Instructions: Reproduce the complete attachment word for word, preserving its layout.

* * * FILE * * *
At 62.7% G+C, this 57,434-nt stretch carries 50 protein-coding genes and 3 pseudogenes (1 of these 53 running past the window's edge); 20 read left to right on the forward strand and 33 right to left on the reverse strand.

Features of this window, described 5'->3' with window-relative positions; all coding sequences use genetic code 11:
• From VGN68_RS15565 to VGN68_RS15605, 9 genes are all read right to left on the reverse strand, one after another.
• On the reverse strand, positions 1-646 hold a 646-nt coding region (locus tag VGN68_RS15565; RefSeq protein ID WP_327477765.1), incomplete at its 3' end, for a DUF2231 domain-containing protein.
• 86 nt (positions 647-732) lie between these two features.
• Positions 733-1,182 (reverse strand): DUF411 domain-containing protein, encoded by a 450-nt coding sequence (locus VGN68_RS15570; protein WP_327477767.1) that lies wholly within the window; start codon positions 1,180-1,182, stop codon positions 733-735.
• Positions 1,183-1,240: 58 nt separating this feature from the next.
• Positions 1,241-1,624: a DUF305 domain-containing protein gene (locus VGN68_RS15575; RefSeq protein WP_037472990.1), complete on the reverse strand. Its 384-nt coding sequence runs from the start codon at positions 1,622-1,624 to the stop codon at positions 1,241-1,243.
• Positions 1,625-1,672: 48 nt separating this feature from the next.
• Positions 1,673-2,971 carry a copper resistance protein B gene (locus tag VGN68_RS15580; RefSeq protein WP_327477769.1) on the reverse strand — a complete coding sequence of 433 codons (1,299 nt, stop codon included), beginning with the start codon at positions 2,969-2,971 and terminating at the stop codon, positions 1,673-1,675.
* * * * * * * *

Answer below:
At 62.7% G+C, this 57,434-nt stretch carries 50 protein-coding genes and 3 pseudogenes (1 of these 53 running past the window's edge); 20 read left to right on the forward strand and 33 right to left on the reverse strand.

Features of this window, described 5'->3' with window-relative positions; all coding sequences use genetic code 11:
• From VGN68_RS15565 to VGN68_RS15605, 9 genes are all read right to left on the reverse strand, one after another.
• On the reverse strand, positions 1-646 hold a 646-nt coding region (locus tag VGN68_RS15565; RefSeq protein ID WP_327477765.1), incomplete at its 3' end, for a DUF2231 domain-containing protein.
• 86 nt (positions 647-732) lie between these two features.
• Positions 733-1,182 (reverse strand): DUF411 domain-containing protein, encoded by a 450-nt coding sequence (locus VGN68_RS15570; protein WP_327477767.1) that lies wholly within the window; start codon positions 1,180-1,182, stop codon positions 733-735.
• Positions 1,183-1,240: 58 nt separating this feature from the next.
• Positions 1,241-1,624: a DUF305 domain-containing protein gene (locus VGN68_RS15575; RefSeq protein WP_037472990.1), complete on the reverse strand. Its 384-nt coding sequence runs from the start codon at positions 1,622-1,624 to the stop codon at positions 1,241-1,243.
• Positions 1,625-1,672: 48 nt separating this feature from the next.
• Positions 1,673-2,971 carry a copper resistance protein B gene (locus tag VGN68_RS15580; RefSeq protein WP_327477769.1) on the reverse strand — a complete coding sequence of 433 codons (1,299 nt, stop codon included), beginning with the start codon at positions 2,969-2,971 and terminating at the stop codon, positions 1,673-1,675.